Somalia: Political leaders, their entourage and the depletion of the country’s resources.

imageGlobal Policy Journal – Sunday October 25, 2015 – Shortly before taking office, former US Secretary of State, Colin Powell, received a letter from George Kennan, Dean of the diplomatic corps, advising him against following the tradition of his predecessors whom he claimed had “seriously misused and distorted” the office of Secretary of State through their travel. He argued that travelling should be done by “lower-level officials, especially ambassadors, while the Secretary remains in Washington”. Some of the foreign travels of Somali President, Hassan Sheikh Mohamud and his predecessor, Sheikh Sharif Sheikh Ahmed, have come under increased scrutiny as their frequent flying has come to been seen as costly tourism and, with the exception of a few trips, unnecessary.
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Ramadan may be a month of fasting and prayer.

imageRamadan may be a month of fasting and prayer, but it is also a month of terror and violence.

The article ‘was published on Diplomatic History Journal 

Global Policy Journal – Ramadan is the most important month in the Muslim calendar. The Qu’ran descended from the heavens on the night called Laylat-al-Qadr (Night of Destiny) towards the end of the month of Ramadan and according to the Qu’ran, that night is “better than a thousand months.” The entire month is intended to be a time for drawing closer to Allah, repenting from sin, and refraining from partaking in earthly pleasures such as eating, drinking and smoking.It is a time for acts of kindness, for helping the poor, visiting relatives and improving inter-personal relationships. Read the rest of this entry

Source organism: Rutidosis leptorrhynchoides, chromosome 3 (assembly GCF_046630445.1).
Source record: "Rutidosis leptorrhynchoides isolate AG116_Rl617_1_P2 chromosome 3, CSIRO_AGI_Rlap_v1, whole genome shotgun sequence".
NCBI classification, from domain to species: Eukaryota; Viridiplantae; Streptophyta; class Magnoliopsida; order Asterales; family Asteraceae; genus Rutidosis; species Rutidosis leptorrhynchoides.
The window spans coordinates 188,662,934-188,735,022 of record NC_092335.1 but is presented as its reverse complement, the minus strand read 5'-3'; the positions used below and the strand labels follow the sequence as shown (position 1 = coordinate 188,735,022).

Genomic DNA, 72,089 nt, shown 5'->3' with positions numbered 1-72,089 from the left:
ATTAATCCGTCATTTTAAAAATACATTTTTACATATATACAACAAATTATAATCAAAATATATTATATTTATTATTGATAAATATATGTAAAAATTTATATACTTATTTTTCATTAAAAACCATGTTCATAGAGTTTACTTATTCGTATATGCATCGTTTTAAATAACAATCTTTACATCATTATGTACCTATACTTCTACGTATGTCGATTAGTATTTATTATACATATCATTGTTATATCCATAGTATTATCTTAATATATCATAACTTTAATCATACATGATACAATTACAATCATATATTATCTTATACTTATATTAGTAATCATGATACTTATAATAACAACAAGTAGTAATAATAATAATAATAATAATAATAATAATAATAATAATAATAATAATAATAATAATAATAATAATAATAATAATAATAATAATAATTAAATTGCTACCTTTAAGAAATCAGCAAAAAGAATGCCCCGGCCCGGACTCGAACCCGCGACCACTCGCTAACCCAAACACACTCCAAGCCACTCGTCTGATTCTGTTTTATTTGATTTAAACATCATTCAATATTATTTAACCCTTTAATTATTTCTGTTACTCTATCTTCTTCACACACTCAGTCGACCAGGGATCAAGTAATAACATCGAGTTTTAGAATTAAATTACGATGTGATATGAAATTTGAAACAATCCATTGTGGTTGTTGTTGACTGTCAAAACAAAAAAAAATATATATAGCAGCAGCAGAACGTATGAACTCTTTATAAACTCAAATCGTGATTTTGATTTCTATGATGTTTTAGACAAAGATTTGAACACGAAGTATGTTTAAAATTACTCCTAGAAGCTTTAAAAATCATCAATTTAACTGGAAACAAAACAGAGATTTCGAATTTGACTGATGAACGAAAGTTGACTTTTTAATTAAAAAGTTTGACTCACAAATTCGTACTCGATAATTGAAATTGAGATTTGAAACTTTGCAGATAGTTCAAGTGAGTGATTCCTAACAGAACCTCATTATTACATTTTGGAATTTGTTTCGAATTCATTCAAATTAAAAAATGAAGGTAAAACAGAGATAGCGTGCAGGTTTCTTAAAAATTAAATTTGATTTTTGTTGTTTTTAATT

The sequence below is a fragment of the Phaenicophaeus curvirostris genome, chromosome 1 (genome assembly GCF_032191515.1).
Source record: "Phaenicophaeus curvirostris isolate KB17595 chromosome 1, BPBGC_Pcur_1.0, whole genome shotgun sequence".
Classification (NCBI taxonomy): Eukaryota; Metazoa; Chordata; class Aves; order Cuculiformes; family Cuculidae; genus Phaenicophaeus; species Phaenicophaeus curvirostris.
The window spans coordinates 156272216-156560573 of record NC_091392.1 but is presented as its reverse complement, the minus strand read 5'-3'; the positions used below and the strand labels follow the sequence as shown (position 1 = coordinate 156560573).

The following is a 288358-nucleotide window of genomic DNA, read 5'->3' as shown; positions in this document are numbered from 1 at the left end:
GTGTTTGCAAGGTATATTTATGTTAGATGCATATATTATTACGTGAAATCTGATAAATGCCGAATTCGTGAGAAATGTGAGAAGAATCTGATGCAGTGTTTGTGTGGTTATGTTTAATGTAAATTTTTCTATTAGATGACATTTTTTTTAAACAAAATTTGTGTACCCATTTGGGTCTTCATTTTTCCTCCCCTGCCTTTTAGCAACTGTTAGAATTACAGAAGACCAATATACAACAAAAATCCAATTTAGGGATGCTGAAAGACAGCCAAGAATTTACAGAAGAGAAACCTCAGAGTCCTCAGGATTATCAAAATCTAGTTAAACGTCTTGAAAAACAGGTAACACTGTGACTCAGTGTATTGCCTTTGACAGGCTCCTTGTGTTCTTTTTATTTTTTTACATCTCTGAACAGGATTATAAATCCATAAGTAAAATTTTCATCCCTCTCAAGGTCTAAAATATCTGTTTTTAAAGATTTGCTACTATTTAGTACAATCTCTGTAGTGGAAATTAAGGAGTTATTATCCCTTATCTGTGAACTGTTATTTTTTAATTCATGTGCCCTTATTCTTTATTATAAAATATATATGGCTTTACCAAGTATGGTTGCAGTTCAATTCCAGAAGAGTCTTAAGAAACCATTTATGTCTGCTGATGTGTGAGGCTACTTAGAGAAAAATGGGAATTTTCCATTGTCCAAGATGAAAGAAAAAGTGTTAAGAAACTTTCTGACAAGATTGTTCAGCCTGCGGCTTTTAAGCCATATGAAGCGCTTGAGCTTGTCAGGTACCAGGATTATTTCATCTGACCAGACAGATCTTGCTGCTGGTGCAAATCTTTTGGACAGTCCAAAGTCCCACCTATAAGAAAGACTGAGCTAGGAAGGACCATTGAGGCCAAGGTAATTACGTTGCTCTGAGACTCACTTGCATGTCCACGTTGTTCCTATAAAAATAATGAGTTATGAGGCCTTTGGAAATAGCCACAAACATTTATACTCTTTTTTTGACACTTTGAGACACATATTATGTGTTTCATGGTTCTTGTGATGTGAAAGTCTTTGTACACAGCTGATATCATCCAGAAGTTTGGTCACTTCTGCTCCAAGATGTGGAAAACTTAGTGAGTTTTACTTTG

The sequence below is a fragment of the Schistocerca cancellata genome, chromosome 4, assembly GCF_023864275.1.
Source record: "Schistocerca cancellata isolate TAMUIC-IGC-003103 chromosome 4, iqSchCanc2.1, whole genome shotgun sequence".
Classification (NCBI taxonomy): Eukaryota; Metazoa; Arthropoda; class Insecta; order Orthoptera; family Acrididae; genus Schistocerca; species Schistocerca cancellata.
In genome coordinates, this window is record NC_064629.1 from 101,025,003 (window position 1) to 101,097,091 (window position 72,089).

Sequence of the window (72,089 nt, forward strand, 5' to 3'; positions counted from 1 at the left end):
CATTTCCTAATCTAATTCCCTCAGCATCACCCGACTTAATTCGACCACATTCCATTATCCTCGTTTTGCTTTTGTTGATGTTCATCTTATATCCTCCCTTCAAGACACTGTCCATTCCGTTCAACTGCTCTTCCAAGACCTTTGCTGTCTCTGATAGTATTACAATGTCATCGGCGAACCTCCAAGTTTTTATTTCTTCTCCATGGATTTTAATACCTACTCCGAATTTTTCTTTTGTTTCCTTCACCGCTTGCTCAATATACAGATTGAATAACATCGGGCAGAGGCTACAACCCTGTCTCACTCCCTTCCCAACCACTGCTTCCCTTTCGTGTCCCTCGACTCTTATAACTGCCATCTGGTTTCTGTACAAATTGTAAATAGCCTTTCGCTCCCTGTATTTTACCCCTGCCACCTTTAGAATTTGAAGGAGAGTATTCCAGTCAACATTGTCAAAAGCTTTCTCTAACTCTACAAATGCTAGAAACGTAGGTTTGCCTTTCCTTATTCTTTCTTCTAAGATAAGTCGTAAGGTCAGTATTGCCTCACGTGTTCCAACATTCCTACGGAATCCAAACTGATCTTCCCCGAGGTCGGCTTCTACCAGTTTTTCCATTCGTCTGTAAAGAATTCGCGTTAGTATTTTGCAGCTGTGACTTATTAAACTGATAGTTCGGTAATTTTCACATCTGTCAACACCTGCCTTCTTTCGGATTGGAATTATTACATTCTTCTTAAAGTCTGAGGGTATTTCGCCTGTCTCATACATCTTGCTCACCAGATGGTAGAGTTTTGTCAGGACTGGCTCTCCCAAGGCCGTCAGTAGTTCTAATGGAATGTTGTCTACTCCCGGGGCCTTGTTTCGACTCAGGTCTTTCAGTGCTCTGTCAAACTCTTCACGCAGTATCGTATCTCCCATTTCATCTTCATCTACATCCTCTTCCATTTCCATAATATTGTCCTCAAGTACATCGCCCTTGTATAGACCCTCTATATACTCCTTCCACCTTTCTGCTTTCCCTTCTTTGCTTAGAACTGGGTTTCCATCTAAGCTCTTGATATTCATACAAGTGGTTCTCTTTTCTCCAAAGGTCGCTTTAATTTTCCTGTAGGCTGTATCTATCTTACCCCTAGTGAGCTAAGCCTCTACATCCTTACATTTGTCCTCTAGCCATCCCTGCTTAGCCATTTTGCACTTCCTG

Migranti, Profughi, Clandestini: il valore delle parole

imageJournalist’s Resource –Quello che colpisce immediatamente degli immigrati clandestini è la loro giovane età: sono tutti giovani, fra loro non ci sono anziani. Ne hanno intervistato uno al TG qualche giorno fa, sulla scogliera di Ventimiglia, un giovanotto colto e misurato che parlava un inglese fluente, armeggiava sapientemente con il portatile e che manifestava un manierato pessimismo per la propria condizione
(I am here for my tomorrow…) dovendo ammettere che la meta del suo viaggio, la Francia, e’ al momento impossibile. Manierato, quindi, il suo pessimismo.
Perchè?
Perchè a prescindere che la Francia fosse effettivamente il suo reale punto di approdo e non invece l’alibi per giustificare come temporanea e involontaria una presenza in Italia invece voluta e definitiva, il suo pessimismo è fuori luogo; raggiunta l’Italia, collocato in un centro di accoglienza, per lui il futuro è già cominciato in quanto il contesto politico giudiziario e sociale che lo amministra come profugo ha già approntato un sistema di ospitalità istituzionale, dovuta in quanto di fonte normativa legale.
Se quindi si cerca di trovare uno slogan, un concetto che in sè riepiloghi la ratio di questo devastante flusso migratorio clandestino, il concetto più pertinente è quello di “cuccagna”, vale a dire che arrivati qui, il problema è risolto perchè a risolverlo è chiamato de iure un apparato statale che il governo e la politica parlamentare del consenso e della retorica solidaristica ha voluto essere così.

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Misunderstanding Growth in Africa: how economists get it wrong

Global Policy Journal – For the past two decades, mainstream economists who study African economic growth have been trying to explain something that never happened. Economists have focused almost exclusively on one question: Why has economic growth failed in Africa?